One arm was squeezing a grocery bag too tight, the other juggled my car keys, purse, tennis shoes, and a pot of hyacinth bulbs nearing bloom-time.Â I had enough wiggle left in my fingers to get the kitchen door open before dropping all of the above in a spectacular mess.Â Pudgy (our cat) wisely skittered off before a wayward avocado nailed her.
Tossing my coat in one direction and kicking my shoes off in another, I slapped my hand blindly outside the doorframe.Â On about the third try I managed to hit the button that closes the garage door. It was about then I realized how different my life is from not all that long ago.Â I also realized how quickly a person takes for granted the conveniences that surround us.
It wasnâ€™t until I married my husband and moved to our current home that I experienced owning the following for the first time in my life:
- a dishwasher
- a garage
- a garage door opener
- a fireplace
- an outside deck
I remember one of my high school teachers asking how many of us students thought weâ€™d have a washer and dryer in our first homes after graduating.Â Most of us looked around somewhat baffled.Â Of course weâ€™d have a washer and dryer! What? Were we uncivilized?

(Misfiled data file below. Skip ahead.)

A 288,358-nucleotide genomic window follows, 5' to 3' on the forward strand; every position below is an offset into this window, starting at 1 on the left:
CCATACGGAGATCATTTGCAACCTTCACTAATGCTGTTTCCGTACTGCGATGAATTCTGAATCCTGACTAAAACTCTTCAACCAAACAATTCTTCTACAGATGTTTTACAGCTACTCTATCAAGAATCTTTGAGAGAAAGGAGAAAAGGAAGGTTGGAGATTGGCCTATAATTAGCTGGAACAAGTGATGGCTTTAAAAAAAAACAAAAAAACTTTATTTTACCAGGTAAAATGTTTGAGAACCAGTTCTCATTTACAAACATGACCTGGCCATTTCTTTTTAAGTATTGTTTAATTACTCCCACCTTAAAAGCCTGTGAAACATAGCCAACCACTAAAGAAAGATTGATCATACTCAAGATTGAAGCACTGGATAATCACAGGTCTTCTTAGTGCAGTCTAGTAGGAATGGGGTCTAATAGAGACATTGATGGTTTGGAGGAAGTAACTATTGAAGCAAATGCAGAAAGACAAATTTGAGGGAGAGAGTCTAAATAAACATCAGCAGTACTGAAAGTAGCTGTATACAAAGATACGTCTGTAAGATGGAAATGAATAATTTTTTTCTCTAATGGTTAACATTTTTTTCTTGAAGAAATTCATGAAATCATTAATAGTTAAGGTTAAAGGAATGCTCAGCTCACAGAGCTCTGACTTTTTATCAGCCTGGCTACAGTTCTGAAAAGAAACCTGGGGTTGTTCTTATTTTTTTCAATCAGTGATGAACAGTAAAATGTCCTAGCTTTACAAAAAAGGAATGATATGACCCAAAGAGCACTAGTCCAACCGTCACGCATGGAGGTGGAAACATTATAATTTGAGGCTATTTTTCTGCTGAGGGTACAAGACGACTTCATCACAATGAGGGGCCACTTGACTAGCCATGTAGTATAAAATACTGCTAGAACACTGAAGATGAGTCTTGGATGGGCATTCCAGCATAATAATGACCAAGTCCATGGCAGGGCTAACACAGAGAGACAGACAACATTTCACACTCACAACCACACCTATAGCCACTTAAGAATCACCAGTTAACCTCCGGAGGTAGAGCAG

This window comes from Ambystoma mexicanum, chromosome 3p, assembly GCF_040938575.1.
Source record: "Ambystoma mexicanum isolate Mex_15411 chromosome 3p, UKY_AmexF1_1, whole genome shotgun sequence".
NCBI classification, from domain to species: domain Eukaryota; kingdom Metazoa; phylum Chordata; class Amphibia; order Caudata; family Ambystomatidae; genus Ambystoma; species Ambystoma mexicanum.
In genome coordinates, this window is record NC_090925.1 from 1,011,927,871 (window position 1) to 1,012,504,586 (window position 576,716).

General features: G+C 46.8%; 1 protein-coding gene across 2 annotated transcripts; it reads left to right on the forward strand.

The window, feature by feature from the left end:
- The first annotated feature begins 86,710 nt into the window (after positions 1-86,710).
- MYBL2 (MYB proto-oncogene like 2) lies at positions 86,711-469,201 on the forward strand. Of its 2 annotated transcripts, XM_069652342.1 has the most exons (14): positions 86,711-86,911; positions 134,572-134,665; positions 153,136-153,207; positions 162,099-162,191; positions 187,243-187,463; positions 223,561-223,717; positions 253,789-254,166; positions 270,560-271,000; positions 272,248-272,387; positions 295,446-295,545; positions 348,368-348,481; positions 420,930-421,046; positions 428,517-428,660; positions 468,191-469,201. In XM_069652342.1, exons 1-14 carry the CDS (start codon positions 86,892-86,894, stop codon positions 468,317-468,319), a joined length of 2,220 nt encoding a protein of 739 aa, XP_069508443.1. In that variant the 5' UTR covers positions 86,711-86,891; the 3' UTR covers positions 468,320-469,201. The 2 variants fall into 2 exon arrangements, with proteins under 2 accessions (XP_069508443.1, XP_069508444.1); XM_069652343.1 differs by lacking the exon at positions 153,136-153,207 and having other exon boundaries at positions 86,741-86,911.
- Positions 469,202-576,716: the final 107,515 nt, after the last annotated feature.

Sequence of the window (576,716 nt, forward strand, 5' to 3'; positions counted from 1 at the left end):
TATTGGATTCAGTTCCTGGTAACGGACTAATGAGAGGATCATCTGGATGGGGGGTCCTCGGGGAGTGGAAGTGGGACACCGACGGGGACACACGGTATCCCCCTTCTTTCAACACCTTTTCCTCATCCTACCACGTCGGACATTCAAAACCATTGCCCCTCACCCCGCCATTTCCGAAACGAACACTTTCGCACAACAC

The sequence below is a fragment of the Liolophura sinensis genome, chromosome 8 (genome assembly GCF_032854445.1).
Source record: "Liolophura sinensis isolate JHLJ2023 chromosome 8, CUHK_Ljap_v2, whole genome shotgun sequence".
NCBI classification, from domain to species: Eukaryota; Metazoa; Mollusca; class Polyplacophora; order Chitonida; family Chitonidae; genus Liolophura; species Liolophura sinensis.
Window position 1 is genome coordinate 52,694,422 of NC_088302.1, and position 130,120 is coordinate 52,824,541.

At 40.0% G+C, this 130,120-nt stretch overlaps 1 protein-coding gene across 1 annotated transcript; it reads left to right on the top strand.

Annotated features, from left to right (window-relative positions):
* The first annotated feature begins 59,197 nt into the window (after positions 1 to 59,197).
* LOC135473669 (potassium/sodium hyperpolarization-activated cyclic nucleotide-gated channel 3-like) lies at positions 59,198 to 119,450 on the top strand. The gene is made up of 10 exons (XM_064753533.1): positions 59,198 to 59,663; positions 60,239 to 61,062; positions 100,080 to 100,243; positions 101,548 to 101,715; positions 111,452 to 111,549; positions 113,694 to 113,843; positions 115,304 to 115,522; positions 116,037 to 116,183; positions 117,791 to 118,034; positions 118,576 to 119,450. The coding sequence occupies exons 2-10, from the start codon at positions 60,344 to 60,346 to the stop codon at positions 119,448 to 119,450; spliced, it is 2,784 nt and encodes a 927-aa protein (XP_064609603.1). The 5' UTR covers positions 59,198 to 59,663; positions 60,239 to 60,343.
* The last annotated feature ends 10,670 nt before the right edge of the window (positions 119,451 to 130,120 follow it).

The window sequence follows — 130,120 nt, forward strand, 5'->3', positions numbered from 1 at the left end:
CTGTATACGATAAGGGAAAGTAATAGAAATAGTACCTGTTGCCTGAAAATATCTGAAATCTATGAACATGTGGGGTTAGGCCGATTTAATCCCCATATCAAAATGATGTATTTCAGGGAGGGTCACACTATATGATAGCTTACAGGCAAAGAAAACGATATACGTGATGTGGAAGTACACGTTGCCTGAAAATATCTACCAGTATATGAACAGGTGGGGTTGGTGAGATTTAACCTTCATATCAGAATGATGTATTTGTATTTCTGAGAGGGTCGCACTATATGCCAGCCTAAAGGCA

But you know what?Â When my first husband and I moved into our house, we didnâ€™t have the money to buy a washer and dryer.Â It was off to the Laundromat for us.Â It wasnâ€™t until our first child arrived that we purchased a washing machine (with the help from my mother-in-law), and a used dryer.Â Later, after divorcing, I once again used the Laundromat and hoisted baskets of clothes to and from the upstairs apartment the kids and I were renting.
Today, as I schlepped into the kitchen, the hum of the dishwasherâ€™s “pots and pans” cycle was in full harmony with the rest of the conveniences I adore but have gotten used to as part of my daily rhythm.
Push a button here.Â Press a button there.Â Itâ€™s so much easier now.Â Listening to the garage door screech and grind its way to the ground was a good reminder of how far Iâ€™ve come, but how close the past is too.
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